And so, perhaps, the league title is a now a notion rather than a reality. For large swathes of this one in the sumptuous Spring air somewhere in mid-Sussex, Whitehawk demonstrated their distinction that sets them aside from so many in this league. This was an evening that offered so much, decided by the swing of a leg, ending with the faintest ripple from East Grinstead Town’s masses. A punishing blow to the ribs, but it’s a fact that no opponent is an easy target. Perhaps the hosts just showed a little more hunger, a little more desirer, and a little more quality.
For this was decided in the final minute. At just 18 years of age Ben Aubrey’s brace is certainly one to tell the family: the coolness to round Luke Glover in the final seconds, and the composure to slam home the opener with vicious verve. A few will forget Glover’s impact in this one, keeping his side in the contest with a string of fine saves following the restart. A fixture that just felt like it was victory or bust. And how swiftly this one slipped from those chewed fingernails.
The bare contours of this chilled evening offer a mere fraction of the tale. Whitehawk’s defeat at Chatham Town on Saturday was tough to take, though on the balance of play the hosts were good for their win that whizzed them up to first. Here though, as you arrive at a leafy East Court surrounded by trees that tower over you, the contrast in clubs shines deep. From playing in front of a near 1,500 pairs of eyes to then just over 100, the objective remains the same. Luke Robinson returned and so did Charlie Harris, two players you felt could have made more of an impact on Chatham’s luscious artificial lawn as they set up in a diamond formation once again.
Keeping things narrow has its perks, but when players like Robinson are forced to drop deeper and more centrally their effect on the game naturally decreases. In those opening 15 minutes Whitehawk sprayed the ball about cutely, Alfie Rogers, Rob O’Toole and Robinson playing in tandem, in triangles, as a team. But when a free-kick to left of the pitch, 30 yards from goal was swung into Glover’s box, disarray began to develop. Confusion, chaos, calamity as Aubrey capitalises on the bouncing ball, rifling home beyond Glover for the game’s opener. The league’s best defence undone, Nathan Cooper’s big arm swings through the air in disgust, thankfully no one was in the way of it.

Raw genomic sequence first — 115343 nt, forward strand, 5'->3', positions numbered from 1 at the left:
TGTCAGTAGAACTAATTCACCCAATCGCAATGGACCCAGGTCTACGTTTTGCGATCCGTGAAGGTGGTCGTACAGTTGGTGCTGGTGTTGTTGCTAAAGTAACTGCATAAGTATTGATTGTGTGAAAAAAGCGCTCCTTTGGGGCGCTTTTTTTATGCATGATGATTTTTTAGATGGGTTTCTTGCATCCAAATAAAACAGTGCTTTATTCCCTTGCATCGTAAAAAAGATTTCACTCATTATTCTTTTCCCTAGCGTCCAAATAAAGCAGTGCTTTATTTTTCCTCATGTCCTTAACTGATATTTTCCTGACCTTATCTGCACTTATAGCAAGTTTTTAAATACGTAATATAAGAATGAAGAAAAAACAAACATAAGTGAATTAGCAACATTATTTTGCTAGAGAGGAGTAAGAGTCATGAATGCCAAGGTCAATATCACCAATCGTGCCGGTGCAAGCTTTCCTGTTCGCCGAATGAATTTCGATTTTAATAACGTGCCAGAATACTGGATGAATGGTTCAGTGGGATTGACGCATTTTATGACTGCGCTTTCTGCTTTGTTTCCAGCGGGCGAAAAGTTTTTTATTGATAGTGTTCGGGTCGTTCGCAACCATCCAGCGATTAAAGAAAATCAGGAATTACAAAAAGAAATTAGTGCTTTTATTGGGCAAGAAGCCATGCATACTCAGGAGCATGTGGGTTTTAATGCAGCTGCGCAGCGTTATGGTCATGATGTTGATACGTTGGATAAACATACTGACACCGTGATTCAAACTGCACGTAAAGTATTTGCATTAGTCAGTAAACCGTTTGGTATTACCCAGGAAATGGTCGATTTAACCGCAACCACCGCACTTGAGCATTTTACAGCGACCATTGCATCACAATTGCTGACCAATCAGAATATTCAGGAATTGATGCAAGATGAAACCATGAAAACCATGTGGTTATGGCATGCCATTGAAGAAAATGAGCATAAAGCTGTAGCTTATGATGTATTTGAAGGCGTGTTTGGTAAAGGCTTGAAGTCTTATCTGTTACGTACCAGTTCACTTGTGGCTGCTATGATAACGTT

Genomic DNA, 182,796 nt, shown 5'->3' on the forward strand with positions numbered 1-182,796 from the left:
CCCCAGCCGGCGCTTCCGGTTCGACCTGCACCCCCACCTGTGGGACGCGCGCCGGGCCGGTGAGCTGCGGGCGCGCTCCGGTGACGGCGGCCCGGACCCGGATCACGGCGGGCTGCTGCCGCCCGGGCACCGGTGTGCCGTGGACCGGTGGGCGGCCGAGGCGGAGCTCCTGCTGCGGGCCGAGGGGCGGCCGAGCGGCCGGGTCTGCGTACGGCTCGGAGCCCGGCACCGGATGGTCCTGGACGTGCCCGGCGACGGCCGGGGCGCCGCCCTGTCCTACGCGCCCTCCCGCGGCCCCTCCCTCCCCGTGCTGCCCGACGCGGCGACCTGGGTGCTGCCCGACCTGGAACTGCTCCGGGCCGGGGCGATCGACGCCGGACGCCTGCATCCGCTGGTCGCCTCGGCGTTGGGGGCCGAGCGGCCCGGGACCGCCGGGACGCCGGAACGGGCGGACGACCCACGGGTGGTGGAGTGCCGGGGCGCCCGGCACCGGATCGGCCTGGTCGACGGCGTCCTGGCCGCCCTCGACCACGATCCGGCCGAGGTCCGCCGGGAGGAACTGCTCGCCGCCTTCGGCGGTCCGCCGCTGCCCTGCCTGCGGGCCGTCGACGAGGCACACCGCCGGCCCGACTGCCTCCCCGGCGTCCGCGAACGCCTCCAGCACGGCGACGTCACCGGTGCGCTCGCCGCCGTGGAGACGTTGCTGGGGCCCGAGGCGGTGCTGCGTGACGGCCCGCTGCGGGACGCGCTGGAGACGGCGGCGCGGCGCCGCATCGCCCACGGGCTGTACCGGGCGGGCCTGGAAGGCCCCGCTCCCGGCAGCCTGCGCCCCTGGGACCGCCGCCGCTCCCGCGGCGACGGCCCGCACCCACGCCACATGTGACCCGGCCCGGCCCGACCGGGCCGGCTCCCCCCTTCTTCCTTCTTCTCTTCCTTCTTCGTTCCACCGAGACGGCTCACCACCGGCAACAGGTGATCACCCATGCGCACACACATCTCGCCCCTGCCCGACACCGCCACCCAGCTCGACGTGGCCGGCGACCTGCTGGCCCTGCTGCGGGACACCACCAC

But then again, you could say the same about the next passage of play. Five minutes later and the scores are level, Cooper wheeling away in wonder after finding the bottom corner on the half volley, rippling the yellow and black netting with a fine strike. A goal from practically nothing, but perhaps the message here to have a little more faith in yourself, and you’ll soon reap the rewards. The Hawks wresting control slowly like a battalion in an attritional battle. Familiar face Lew Unwin, the host’s captain and evidently up for it, was brilliant on the night.
For his side it was a lesson in patience and persistence, in trusting his players and himself. We’re in the same league for a reason, and that belief and backbone laid the foundations for a crucial three points. As with only a few kicks remaining in the opening half, Omar Folkes capitalised on more defensive woes to lift his side into the lead once more. Slick play though it was, Whitehawk’s backline was carved open by ingenuity and guile, making those heads spin at the rear as the hypnotic movement set up Folkes, who crashed home his side’s second.
Even when Luca Cocoracchio and O’Toole missed opportunities in the final, fleeting stages of the half, The Wasps’ resilience resisted the pressure, with the Hawks not only fighting for the match, but for their season come the restart.
And after much work, much passing and much tenacity, Whitehawk finally hit back. Khris Oti had seen his close-range sliding shot tipped brilliantly wide by 17-year-old ‘keeper Oliver Cash in the 68th minute, but the waves carried on until they crashed hard into the sand. Cocoracchio it was with space on the edge of the box, his cross was flicked on by O’Toole for Rogers, who headed home into the top corner to spark delirium, raise hope, and ignite a thrilling climax.
So when those dressed in red from top to bottom pushed and pressed deeper into the evening, an almost-full moon adding some natural light onto proceedings, Whitehawk would be staring at a last minute defeat for the second time in just four days. Aubrey sealing the final say; Saunders standing calm, but you can imagine the sheer frustration that must be flowing through his mind. This is the doctrine of Saunders: keep calm, no complaining, win the next battle.
Behind Cash’s goal there’s a spot of unrest. An alcohol-fuelled few who can’t take defeat turning on their own fans. This is not the Whitehawk mantra, the way we do things. Football is for all, and although the wasp’s sting is a sore one for now, there’s a cure just a few days away. Back to The Enclosed Ground’s colour, charm and character – where all is bright on and off the pitch.
We’ve been here before, we know what this game brings. But through it all one must stay united, stay loyal and stay positive. We’ve so much left to fight for as time drips hastily away. Now is not the time to turn your backs.